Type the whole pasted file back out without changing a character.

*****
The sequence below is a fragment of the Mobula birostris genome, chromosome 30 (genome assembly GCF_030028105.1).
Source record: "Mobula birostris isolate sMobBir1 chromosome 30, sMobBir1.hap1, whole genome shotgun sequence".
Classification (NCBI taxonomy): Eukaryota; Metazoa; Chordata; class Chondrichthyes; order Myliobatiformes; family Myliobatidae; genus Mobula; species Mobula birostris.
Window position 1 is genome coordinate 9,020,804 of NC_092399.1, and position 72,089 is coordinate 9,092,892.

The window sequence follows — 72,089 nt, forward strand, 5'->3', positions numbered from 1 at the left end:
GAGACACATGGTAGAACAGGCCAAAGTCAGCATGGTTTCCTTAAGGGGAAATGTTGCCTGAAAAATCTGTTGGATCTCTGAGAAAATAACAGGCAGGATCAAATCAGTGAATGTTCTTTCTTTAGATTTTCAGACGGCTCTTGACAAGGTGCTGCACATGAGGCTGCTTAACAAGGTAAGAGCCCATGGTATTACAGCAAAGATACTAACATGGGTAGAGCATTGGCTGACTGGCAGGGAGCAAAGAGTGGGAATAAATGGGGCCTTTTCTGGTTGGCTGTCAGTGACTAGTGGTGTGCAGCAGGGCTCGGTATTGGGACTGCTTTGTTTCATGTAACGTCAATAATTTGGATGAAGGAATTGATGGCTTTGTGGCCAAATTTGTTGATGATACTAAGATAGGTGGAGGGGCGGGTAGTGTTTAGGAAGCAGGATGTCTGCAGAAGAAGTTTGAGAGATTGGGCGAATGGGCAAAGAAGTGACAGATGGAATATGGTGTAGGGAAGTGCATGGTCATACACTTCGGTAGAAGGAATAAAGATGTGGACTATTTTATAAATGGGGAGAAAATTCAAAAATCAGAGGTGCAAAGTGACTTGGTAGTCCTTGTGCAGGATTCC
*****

The sequence below is a fragment of the Mobula birostris genome, chromosome 30 (genome assembly GCF_030028105.1).
Source record: "Mobula birostris isolate sMobBir1 chromosome 30, sMobBir1.hap1, whole genome shotgun sequence".
Classification (NCBI taxonomy): Eukaryota; Metazoa; Chordata; class Chondrichthyes; order Myliobatiformes; family Myliobatidae; genus Mobula; species Mobula birostris.
Window position 1 is genome coordinate 9,020,804 of NC_092399.1, and position 72,089 is coordinate 9,092,892.

The window sequence follows — 72,089 nt, forward strand, 5'->3', positions numbered from 1 at the left end:
GAGACACATGGTAGAACAGGCCAAAGTCAGCATGGTTTCCTTAAGGGGAAATGTTGCCTGAAAAATCTGTTGGATCTCTGAGAAAATAACAGGCAGGATCAAATCAGTGAATGTTCTTTCTTTAGATTTTCAGACGGCTCTTGACAAGGTGCTGCACATGAGGCTGCTTAACAAGGTAAGAGCCCATGGTATTACAGCAAAGATACTAACATGGGTAGAGCATTGGCTGACTGGCAGGGAGCAAAGAGTGGGAATAAATGGGGCCTTTTCTGGTTGGCTGTCAGTGACTAGTGGTGTGCAGCAGGGCTCGGTATTGGGACTGCTTTGTTTCATGTAACGTCAATAATTTGGATGAAGGAATTGATGGCTTTGTGGCCAAATTTGTTGATGATACTAAGATAGGTGGAGGGGCGGGTAGTGTTTAGGAAGCAGGATGTCTGCAGAAGAAGTTTGAGAGATTGGGCGAATGGGCAAAGAAGTGACAGATGGAATATGGTGTAGGGAAGTGCATGGTCATACACTTCGGTAGAAGGAATAAAGATGTGGACTATTTTATAAATGGGGAGAAAATTCAAAAATCAGAGGTGCAAAGTGACTTGGTAGTCCTTGTGCAGGATTCC